It took me forever to write that first chapter, but I am glad I did, because now I can write the second one.
When my parents first brought me home from the hospital, my older brother and sister did not like me very much.
I can't really blame them; as babies go, I was phenomenally cute and endearing. Even my first bowel movement, known in the industry as a "meconium", had a particular aspect to it that people found lovable.
In fact, my mother saved it and made a latchhook portrait of it, which hung on our living room wall for the next fifteen years, until I made her take it down when my first girlfriend was coming for a visit.
It was difficult to explain to my mother why I wanted the craft removed from the wall; she has never been good at empathizing with the embarrassment of others. She just kept shaking her head slowly and sadly; at the time, I did not pay much attention because I was thinking about my big muscles.
There are no photos from this period of my life, at least not in the traditional sense. We were too poor to buy a camera, though my brother had made a pinhole camera out of a bar of soap and a piece of broken whisky bottle.
It had like the longest exposure time ever, though, so we would have to stand perfectly still for a half an hour whenever it was time to take the family photo.
Everyone would get really crabby at each other for moving or twitching, and then my brother would have to restart the camera's timer.
He had turned our dining room into his personal darkroom, but we always had to go in there for dinner, so his pictures were constantly being ruined.
We were always eating dinner back then, mostly in the evening, and usually together as a family. My mother served the same things on certain days: Monday was Nacho Day, Tuesday was Spaghetti Day. I was pretty young, but I can still remember liking food in much the same way that I still enjoy it.
My family realized early on that I was quite gifted, and this made them hate me even more. They made me do all the cooking and cleaning, and they even made me change my own diapers. In my scant moments of downtime, I still had time to compose Beethoven's 9th symphony when I was three.
I also filled many spiral bound notebooks with my own scripts for the television program The Incredible Hulk.
Bruce Bander is in his car. He sees a bak robber. This is making me mad he said. The Hulk stops a car with his middle and gives the money back.
Though I am tempted to sugarcoat the truth here, let me not do that. We were poor, dirt poor. Up above there, where I was listing what foods we had on which days of the week, you will noticed I stopped after Spaghetti Tuesday. That is because I am ashamed of Government Cheese Wednesday.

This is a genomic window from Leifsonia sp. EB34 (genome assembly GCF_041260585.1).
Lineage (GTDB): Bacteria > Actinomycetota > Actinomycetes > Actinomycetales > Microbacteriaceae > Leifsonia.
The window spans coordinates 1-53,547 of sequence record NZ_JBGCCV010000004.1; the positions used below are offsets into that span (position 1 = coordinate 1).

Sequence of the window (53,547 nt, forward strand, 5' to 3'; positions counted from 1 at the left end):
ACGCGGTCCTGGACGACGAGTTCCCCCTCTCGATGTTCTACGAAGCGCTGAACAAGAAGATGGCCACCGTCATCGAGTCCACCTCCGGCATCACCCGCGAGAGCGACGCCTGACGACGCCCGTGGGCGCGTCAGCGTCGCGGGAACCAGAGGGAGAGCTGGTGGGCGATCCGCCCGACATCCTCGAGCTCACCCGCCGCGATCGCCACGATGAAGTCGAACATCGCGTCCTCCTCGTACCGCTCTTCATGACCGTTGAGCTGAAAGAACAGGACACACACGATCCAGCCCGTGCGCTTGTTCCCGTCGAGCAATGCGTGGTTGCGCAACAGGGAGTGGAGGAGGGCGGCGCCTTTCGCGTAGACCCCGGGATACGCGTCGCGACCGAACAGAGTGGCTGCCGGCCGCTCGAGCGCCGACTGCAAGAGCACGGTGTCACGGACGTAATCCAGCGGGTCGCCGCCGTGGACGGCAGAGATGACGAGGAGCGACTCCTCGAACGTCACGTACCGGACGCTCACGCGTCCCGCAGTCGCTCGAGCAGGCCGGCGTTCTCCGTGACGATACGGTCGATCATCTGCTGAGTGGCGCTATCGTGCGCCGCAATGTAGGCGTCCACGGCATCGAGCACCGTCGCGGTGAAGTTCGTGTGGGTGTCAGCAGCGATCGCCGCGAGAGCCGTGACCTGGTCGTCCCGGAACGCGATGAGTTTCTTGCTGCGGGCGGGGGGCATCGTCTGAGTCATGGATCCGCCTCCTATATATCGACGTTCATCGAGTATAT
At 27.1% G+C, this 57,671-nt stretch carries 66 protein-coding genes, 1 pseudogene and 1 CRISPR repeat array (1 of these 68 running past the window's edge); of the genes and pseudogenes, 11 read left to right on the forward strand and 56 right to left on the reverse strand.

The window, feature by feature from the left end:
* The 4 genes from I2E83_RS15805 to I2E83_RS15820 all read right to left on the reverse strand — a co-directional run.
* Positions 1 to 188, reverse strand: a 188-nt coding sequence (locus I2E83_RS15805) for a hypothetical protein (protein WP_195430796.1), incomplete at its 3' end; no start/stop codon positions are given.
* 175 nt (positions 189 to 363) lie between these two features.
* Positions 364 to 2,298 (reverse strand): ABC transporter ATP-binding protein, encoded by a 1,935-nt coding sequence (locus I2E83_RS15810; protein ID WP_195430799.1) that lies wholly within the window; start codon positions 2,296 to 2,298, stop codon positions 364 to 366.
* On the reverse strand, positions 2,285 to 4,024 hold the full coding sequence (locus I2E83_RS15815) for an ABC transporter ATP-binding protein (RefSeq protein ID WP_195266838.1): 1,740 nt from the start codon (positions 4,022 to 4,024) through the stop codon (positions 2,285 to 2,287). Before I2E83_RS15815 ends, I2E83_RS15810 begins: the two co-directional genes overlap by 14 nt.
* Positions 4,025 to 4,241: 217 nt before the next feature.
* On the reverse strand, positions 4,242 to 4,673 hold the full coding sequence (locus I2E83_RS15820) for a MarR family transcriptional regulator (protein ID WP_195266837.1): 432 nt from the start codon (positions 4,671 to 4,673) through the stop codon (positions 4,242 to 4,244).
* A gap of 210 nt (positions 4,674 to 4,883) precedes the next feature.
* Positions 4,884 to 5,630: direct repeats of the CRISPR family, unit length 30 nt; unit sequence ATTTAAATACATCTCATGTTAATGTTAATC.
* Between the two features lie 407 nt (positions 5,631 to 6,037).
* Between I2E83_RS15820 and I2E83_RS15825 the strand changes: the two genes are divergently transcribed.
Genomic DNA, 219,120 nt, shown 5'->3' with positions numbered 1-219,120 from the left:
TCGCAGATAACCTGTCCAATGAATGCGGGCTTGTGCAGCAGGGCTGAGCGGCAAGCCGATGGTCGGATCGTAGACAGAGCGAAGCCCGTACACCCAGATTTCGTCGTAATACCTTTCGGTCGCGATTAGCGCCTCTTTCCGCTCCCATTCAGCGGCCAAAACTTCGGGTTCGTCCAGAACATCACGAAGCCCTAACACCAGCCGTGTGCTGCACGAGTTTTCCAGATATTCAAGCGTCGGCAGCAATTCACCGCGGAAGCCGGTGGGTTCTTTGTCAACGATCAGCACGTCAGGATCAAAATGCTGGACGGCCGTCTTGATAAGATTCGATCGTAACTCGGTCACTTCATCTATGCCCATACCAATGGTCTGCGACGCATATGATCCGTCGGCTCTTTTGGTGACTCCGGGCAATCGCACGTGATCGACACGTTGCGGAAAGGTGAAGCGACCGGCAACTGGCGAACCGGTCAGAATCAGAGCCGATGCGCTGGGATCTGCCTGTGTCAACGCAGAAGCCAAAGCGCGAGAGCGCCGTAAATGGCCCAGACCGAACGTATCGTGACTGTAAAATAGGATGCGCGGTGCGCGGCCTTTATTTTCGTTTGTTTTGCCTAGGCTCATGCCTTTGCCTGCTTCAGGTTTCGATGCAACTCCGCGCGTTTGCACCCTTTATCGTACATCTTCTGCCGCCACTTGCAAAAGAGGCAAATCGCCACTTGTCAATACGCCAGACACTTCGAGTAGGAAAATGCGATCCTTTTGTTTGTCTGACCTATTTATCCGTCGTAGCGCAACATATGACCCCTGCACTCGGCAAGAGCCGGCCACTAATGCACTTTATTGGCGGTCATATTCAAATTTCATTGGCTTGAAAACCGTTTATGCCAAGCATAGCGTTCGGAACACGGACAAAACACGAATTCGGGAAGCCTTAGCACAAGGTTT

Government cheese came in a long, unadorned rectangle. My mother would lay it out upon a platter in the middle of the table, and my father would cut it into thick slabs. We children would always argue over who would get the end slab, because the end portion was where the liquiefed grease had settled, making a close approximation of gravy. Father always ended the fighting by licking the end slab all over until the specialness of it was gone, and we had nothing else to say.
Other foods we got from the government:
Cans of Fruit Cocktail with only one cherry in it. My father settled the fight by eating the cherry.
Bread that did not have crust anymore for some reason
Cereal that was only half-frosted. My father would get up in the night and lick all the frosting off of each piece so he did not have to hear fighting in the morning.
My parents insisted that every Saturday night be Family Night. We were too poor to have any board games, so on Family Night we always played Animal Whack.
The rules of Animal Whack are simple: your father stands in the middle while you all sit in a cricle around him. In his hand is a rolled up issue of National Geographic he stole from the nieghbors. You each pick an animal you are going to be, representing that animal by imitating its sound. You try to get your father to hit the other members of your family by making their animal sound before they can make your own animal sound and force your father to hit you.
Sometimes my father would hit my mother too hard, and she would jump up, still imitating an animal, and begin to choke him. We kids would egg her on, yelling "Fight!Fight!" and making a tight circle with our bodies so the hall monitors could not get through to break it up.
On Sundays, my father would roll out our television from the closet, hook up the rabbit ears, and let us watch The Incredible Hulk and The Dukes of Hazard. Whenever Daisy Duke would sashay around the screen in immoderate attire, the television would be wheeled back into the closet for a minute. It was also wheeled back in during all commercial breaks.
When we were finally able to afford a T.V. that was too large to move about, my parents had to adapt their censorship techniques to the times. If the camera lingered upon Vanna White for a bit longer than was comfortable, my father would place a giant road atlas of Michigan over the screen.
After science invented the remote control, my father could shut the T.V. off the moment Denise Huxtable entered the scene. He did not even have to leave his seat.
Picture: one of my brother's pinhole camera family portraits. Dated June, 1982.
Picture: Denise Huxtable.